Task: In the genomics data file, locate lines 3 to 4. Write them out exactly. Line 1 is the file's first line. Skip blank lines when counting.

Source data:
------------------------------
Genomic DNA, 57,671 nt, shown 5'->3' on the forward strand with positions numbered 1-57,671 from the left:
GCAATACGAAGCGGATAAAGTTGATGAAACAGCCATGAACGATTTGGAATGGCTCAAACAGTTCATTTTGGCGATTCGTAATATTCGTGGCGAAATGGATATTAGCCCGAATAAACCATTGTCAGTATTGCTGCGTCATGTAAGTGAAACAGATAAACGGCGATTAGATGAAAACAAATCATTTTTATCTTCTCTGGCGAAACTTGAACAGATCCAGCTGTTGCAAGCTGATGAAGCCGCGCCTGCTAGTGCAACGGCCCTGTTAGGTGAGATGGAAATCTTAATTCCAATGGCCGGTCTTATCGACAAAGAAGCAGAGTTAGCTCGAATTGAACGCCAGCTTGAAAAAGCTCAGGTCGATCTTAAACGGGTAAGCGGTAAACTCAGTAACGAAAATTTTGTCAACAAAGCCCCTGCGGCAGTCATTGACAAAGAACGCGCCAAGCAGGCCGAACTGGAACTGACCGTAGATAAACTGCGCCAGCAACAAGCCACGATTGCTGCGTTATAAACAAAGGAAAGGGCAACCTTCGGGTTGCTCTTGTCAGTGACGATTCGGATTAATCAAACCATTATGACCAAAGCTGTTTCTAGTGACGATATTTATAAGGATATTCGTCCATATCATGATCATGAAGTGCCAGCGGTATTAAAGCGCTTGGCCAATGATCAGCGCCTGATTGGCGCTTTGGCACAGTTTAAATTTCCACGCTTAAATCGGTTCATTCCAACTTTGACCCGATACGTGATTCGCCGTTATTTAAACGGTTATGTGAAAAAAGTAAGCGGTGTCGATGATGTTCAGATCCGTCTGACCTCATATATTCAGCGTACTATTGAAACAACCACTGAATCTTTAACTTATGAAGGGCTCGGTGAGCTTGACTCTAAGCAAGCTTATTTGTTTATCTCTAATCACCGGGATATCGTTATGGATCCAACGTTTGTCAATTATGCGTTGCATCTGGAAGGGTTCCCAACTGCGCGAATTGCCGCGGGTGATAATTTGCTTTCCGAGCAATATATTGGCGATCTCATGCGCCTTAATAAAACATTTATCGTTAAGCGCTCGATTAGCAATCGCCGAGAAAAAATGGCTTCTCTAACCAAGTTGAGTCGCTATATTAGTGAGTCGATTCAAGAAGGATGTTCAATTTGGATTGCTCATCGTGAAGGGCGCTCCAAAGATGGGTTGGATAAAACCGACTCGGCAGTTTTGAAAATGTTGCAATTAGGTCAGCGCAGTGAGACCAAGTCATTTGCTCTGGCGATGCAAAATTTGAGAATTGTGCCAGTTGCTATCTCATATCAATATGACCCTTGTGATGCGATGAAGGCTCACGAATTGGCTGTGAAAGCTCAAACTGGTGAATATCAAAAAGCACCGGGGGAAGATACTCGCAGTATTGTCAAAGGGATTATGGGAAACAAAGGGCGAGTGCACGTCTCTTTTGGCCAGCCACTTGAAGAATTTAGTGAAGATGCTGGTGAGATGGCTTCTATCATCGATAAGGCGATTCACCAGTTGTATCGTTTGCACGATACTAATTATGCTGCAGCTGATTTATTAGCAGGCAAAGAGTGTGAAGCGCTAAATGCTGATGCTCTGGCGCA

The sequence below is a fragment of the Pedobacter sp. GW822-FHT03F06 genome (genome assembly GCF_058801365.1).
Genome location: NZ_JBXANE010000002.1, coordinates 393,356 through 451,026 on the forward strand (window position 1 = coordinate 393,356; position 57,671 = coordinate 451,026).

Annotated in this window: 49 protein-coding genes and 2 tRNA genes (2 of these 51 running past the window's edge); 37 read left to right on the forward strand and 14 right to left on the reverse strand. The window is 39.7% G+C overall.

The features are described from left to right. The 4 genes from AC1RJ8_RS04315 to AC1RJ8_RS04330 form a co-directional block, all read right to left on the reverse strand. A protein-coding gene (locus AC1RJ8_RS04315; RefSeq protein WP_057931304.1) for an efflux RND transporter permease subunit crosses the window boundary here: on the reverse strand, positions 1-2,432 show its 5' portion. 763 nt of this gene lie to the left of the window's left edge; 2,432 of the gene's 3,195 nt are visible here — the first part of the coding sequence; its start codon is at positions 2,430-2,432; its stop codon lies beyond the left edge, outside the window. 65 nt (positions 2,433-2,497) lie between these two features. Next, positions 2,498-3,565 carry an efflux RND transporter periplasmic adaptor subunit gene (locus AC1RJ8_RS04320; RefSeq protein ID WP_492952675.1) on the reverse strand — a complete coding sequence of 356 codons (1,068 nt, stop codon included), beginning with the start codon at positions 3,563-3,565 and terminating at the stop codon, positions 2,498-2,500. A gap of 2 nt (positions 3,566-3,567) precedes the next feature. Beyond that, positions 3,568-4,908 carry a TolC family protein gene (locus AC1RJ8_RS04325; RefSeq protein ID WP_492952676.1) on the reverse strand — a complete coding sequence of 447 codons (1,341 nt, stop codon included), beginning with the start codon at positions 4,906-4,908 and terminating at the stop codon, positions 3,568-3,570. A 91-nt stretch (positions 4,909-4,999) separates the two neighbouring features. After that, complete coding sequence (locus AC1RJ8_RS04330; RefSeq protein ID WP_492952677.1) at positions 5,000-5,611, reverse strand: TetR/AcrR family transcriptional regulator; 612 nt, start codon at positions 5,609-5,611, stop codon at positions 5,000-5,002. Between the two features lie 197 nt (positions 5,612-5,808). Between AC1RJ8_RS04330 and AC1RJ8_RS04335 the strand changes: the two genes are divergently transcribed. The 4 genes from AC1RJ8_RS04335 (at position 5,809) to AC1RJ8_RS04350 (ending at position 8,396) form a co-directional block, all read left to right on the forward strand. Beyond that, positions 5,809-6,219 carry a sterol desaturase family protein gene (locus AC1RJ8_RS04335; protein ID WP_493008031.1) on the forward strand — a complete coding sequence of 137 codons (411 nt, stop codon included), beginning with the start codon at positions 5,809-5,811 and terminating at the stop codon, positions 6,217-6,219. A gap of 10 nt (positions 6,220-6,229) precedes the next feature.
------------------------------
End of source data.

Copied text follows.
The sequence below is a fragment of the Pedobacter sp. GW822-FHT03F06 genome (genome assembly GCF_058801365.1).
Genome location: NZ_JBXANE010000002.1, coordinates 393,356 through 451,026 on the forward strand (window position 1 = coordinate 393,356; position 57,671 = coordinate 451,026).